Cubital tunnel syndrome occurs as a result of entrapment of the ulnar nerve in the cubital tunnel in the elbow. This means that the nerve is compressed, causing hand and arm pain that can be debilitating. The precise cause of the entrapment is unknown. Surgery can relieve compression of the entrapped nerve, but cubital tunnel surgery is not without complications.
According to the Journal of Hand Surgery, 2009, surgical failure is the most common complication of cubital tunnel surgery. Surgical failure is defined as the inability of the surgery to relieve the patient’s symptoms. In most instances, no apparent reason exists for the failure. The symptoms may reoccur immediately after surgery, or a brief period of symptomatic relief may exist before symptoms return either with the same or increased intensity.
Anterior subluxation can occur as a result of cubital tunnel surgery. This means that the ulnar nerve moves away from its normal, resting position when the elbow is bent. However, this can be avoided by not operating too extensively past the point of entrapment, as well as detecting movement of the ulnar nerve during surgery by bending and moving the elbow and observing the nerve’s position.
General Surgical Complications
General complications of surgery can depend on various factors. The most important factor is associated with the patient’s health before the operation. Those patients with a chronic illness such as diabetes, chronic obstructive pulmonary disease and arthritis will have a higher risk of developing complications. Another factor is the surgical skill of the doctor. A doctor less skilled will have a higher chance of evoking complications. While rare, such complications are varied and include accidental ulnar nerve injury, accidental injury to blood vessels, partial or complete numbness in the hand or fingers and prolonged elbow stiffness.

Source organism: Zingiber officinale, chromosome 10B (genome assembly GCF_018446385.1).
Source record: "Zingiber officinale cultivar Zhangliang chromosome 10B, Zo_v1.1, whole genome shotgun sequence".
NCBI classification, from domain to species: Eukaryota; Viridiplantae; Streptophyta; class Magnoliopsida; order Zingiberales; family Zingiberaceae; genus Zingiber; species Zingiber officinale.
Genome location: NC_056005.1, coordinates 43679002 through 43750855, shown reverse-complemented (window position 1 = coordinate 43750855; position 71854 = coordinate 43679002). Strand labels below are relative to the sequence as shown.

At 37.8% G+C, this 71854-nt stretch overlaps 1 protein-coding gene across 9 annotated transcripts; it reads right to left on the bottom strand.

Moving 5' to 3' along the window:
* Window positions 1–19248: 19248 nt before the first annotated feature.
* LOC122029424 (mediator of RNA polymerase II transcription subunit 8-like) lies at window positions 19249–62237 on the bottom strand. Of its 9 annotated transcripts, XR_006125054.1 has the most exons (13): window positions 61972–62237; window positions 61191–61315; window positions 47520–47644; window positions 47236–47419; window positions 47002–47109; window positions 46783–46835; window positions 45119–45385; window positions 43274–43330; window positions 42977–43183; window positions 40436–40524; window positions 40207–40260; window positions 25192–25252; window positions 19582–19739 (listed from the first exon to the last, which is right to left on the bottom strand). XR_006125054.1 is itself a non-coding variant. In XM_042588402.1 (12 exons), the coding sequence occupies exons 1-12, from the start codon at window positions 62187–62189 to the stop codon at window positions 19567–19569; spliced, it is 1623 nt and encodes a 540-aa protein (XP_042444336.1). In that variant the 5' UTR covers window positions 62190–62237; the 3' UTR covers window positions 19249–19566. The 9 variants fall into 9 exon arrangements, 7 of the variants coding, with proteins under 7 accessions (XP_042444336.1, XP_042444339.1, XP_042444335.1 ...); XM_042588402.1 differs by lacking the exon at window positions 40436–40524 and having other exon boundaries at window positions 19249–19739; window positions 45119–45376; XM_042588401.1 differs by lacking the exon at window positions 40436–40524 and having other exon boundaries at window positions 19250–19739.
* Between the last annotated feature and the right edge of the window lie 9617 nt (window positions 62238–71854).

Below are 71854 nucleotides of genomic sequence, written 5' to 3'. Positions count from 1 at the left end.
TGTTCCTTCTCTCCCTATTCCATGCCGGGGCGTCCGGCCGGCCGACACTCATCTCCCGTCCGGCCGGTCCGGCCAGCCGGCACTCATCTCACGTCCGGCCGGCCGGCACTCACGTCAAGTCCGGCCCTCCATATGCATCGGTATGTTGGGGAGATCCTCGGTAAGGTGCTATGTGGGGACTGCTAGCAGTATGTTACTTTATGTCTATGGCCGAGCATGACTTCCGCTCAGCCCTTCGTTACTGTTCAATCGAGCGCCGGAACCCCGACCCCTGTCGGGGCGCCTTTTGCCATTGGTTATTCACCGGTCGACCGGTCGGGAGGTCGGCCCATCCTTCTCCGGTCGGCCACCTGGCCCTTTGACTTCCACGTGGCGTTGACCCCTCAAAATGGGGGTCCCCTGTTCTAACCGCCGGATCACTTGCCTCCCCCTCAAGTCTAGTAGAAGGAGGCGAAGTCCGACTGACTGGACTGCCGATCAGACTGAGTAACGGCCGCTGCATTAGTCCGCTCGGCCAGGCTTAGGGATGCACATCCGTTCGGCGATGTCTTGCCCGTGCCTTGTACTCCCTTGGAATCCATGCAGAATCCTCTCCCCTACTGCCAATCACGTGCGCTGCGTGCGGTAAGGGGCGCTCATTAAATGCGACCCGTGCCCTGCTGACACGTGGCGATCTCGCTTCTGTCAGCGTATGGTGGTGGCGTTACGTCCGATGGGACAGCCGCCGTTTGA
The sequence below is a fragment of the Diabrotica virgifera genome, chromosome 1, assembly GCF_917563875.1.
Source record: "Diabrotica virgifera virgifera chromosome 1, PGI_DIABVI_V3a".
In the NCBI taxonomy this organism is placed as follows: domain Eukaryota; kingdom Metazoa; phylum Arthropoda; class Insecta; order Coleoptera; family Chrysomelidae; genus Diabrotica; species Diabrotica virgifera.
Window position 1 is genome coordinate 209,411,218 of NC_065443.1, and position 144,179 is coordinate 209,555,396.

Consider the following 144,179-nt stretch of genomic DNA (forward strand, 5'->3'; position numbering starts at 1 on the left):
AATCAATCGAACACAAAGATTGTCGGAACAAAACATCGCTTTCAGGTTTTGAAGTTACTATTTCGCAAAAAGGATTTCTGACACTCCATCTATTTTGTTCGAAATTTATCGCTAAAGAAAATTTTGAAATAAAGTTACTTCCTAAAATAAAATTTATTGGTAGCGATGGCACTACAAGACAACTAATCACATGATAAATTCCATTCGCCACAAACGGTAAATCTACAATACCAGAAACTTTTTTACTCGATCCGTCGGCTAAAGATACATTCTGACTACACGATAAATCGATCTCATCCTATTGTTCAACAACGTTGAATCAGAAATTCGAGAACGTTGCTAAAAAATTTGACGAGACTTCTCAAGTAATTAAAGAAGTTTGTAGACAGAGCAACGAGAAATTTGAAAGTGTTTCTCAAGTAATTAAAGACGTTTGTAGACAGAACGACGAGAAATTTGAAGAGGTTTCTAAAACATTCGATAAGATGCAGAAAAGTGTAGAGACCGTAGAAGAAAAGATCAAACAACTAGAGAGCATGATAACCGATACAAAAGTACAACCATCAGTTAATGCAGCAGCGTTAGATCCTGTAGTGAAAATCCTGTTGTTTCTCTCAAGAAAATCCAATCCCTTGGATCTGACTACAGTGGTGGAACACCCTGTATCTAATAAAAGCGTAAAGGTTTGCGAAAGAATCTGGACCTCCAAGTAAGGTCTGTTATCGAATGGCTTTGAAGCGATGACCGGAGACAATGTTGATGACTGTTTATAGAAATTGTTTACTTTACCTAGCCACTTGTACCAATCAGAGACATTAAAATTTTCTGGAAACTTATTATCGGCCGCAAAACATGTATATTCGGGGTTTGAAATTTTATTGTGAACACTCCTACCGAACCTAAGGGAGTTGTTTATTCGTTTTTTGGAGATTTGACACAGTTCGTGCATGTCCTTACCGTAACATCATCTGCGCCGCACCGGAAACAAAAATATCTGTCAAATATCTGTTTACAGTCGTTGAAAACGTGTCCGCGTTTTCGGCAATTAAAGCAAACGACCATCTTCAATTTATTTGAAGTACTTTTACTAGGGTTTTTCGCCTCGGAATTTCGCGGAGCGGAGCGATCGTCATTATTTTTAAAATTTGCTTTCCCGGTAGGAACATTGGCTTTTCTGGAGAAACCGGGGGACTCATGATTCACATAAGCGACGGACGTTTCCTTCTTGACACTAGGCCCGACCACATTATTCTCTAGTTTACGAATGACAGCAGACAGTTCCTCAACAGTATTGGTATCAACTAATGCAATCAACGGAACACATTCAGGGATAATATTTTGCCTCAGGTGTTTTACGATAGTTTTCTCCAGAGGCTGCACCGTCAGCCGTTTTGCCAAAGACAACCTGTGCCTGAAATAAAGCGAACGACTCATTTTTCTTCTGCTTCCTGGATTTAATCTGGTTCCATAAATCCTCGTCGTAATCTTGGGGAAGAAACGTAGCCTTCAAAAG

Minor complications of surgery are more common, yet these can be alleviated easily. Patients feel a temporary stiffness in the elbow after surgery, but this resolves with time and therapy. Temporary tenderness and pain also may occur in the elbow, particularly at the site of surgery. Swelling, minor bleeding, minor infection and scar pain also may occur; however, these are temporary. The surgical scar on the skin may also appear abnormal, yet this is not serious or harmful in most cases.
Other complications that are rare and associated with surgery in general include systemic infection or severe infection at the surgical site. An allergic reaction to the anesthesia or medicines, ointments and bandages (such as a latex allergy) may occur. Nausea and vomiting after surgery are not uncommon but are easily treated and temporary. Death is a possibility with any surgery, but this is an extremely low-risk complication.